Boise State’s School of Nursing is joining forces with hundreds of other nursing schools and organizations from around the country in an initiative to educate nurses on post-traumatic stress disorder (PTSD) and traumatic brain injury (TBI) in the coming years.
In a broad and coordinated effort, more than 150 state and national nursing organizations and more than 500 nursing schools, including Boise State, have committed to further educate the nation’s 3 million nurses so they are prepared to meet the unique health needs of service members, veterans and their families.
Led by the American Nurses Association, American Academy of Nurse Practitioners, American Association of Colleges of Nursing and the National League for Nursing, in coordination with the departments of Veterans Affairs and Defense, Boise State’s School of Nursing has committed to educate current and future nurses on how to recognize and care for veterans impacted by PTSD, TBI, depression and other combat-related issues in ways appropriate to each nurse’s practice setting.
“The School of Nursing is proud to partner on this initiative,” said Pamela Springer, associate dean and chair of the School of Nursing. “We are dedicated to ensuring students graduating from Boise State are well prepared to care for our veterans.”
As part of the initiative, which will kick off during National Nurses Week May 6-12, nursing schools including Boise State have committed by 2014 to:
- Educate America’s future nurses to care for the nation’s veterans, service members and their families facing post-traumatic stress disorder, traumatic brain injury, depression and other clinical issues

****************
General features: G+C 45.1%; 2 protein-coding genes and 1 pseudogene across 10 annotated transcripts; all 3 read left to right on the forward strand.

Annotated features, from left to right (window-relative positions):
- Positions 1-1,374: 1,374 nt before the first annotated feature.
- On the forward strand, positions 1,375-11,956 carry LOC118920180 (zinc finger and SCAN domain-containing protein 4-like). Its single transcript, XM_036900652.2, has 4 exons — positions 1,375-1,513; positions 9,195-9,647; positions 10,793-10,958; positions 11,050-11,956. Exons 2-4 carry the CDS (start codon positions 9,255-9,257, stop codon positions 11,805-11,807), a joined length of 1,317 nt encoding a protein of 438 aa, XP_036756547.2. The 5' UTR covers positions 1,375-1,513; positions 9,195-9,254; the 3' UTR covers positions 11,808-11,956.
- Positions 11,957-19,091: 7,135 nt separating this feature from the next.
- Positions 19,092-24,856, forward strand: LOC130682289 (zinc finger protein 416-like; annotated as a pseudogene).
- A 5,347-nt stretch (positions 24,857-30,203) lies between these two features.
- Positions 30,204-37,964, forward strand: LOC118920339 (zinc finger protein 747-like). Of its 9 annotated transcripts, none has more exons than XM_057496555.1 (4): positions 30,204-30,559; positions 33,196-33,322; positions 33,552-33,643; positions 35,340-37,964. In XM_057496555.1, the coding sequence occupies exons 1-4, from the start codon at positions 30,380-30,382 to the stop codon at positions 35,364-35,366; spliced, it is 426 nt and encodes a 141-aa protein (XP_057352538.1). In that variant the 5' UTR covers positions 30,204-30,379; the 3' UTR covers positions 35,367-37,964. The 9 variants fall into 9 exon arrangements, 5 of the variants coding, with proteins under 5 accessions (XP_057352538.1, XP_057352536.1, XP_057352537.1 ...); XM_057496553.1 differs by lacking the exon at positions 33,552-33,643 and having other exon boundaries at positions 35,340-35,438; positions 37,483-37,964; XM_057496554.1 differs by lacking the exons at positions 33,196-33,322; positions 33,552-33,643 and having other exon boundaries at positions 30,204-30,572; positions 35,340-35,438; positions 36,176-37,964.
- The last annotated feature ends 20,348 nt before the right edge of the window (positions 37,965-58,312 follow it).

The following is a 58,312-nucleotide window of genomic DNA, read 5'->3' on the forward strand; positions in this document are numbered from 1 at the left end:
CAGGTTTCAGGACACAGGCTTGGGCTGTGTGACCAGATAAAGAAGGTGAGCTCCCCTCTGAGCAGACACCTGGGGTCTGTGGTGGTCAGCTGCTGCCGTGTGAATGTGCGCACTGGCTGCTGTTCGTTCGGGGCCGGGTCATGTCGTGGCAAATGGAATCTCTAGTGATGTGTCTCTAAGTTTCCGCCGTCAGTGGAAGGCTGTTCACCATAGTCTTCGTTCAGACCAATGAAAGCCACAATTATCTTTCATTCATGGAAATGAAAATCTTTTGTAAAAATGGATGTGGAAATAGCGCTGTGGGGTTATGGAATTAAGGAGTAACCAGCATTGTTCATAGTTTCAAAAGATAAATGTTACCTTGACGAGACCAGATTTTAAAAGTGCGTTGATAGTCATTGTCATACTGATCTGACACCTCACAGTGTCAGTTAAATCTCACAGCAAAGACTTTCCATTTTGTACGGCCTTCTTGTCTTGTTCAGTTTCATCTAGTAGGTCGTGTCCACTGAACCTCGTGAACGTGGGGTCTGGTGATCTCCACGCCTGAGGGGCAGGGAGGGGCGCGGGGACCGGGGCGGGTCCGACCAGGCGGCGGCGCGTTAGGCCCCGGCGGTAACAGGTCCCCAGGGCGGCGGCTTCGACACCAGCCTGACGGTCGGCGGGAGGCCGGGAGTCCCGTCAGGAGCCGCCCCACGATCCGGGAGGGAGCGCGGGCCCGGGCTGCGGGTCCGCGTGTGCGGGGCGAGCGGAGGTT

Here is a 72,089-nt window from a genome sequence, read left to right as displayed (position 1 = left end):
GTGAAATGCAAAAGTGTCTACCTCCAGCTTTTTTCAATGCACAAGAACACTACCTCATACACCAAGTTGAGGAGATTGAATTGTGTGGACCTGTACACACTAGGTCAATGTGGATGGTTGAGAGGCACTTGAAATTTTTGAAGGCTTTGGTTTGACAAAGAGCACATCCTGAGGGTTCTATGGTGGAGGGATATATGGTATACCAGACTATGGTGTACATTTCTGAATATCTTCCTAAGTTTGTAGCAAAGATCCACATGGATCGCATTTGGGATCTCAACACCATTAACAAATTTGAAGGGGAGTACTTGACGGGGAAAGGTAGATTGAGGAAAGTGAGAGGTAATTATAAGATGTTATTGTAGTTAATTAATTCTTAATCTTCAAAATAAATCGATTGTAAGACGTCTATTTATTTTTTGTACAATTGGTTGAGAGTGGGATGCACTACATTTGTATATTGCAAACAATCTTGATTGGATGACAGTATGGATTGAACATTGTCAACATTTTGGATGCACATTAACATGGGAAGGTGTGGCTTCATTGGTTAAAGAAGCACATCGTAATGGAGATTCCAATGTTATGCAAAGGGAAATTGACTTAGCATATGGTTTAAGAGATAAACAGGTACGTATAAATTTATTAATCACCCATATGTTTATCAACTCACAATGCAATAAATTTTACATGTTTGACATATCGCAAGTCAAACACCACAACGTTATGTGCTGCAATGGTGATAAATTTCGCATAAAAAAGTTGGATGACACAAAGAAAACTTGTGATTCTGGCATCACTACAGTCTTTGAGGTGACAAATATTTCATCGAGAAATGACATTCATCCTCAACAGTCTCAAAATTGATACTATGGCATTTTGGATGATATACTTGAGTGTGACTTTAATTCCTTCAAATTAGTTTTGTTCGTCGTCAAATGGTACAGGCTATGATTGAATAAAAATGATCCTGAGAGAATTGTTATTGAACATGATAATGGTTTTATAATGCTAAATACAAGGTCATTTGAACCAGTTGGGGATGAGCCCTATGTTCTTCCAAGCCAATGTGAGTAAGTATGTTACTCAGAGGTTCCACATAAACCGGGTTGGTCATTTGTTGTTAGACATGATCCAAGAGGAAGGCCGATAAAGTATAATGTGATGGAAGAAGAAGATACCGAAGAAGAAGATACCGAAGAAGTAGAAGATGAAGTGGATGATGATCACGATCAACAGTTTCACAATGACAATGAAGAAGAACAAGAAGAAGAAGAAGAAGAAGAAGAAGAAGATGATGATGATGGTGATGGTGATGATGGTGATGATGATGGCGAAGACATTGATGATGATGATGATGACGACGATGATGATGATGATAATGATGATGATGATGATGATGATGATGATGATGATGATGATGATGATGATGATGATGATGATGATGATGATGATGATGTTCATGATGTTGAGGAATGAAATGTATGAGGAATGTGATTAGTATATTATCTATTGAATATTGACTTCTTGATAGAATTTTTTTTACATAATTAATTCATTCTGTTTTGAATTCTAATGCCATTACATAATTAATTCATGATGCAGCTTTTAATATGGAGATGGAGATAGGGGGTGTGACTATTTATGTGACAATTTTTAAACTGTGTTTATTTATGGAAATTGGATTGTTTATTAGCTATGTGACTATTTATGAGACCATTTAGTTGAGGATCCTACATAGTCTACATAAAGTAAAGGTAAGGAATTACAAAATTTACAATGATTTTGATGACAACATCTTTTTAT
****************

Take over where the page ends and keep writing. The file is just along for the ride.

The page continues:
- Enrich nursing education to ensure that current and future nurses are trained in the unique clinical challenges and best practices associated with caring for military service members, veterans and their families
- Integrate content that addresses the unique health and wellness challenges of the nation’s service members, veterans and their families into nursing curricula
- Sharing teaching resources and applying best practices in the care of service members, veterans and their families
- Grow the body of knowledge leading to improvements in health care and wellness for service members, veterans and their families
- Join with others to further strengthen the supportive community of nurses, institutions, and healthcare providers dedicated to improving the health of service members, veterans and their families
Approximately one in six troops returning from Afghanistan and Iraq, or more than 300,000 veterans, has either PTSD or TBI. Veterans seeking care within the Veterans Affairs (VA) health system often are treated by health care professionals who have received extensive training in mental health issues. But the majority of veterans in the country seek care outside of the VA system, usually visiting their local hospital staffed by nurses and doctors in their communities. That’s why, administrators say, this announcement is significant. America’s nurses are trusted partners in providing lifesaving and life-sustaining care in nearly every community and every setting where health care is delivered. They can make a dramatic and positive impact on the long-term health of hundreds of thousands of veterans. And they are eager to understand the needs of those who have served, to recognize the warning signs of posttraumatic stress disorder, depression, or suicide and to know where to send them for help.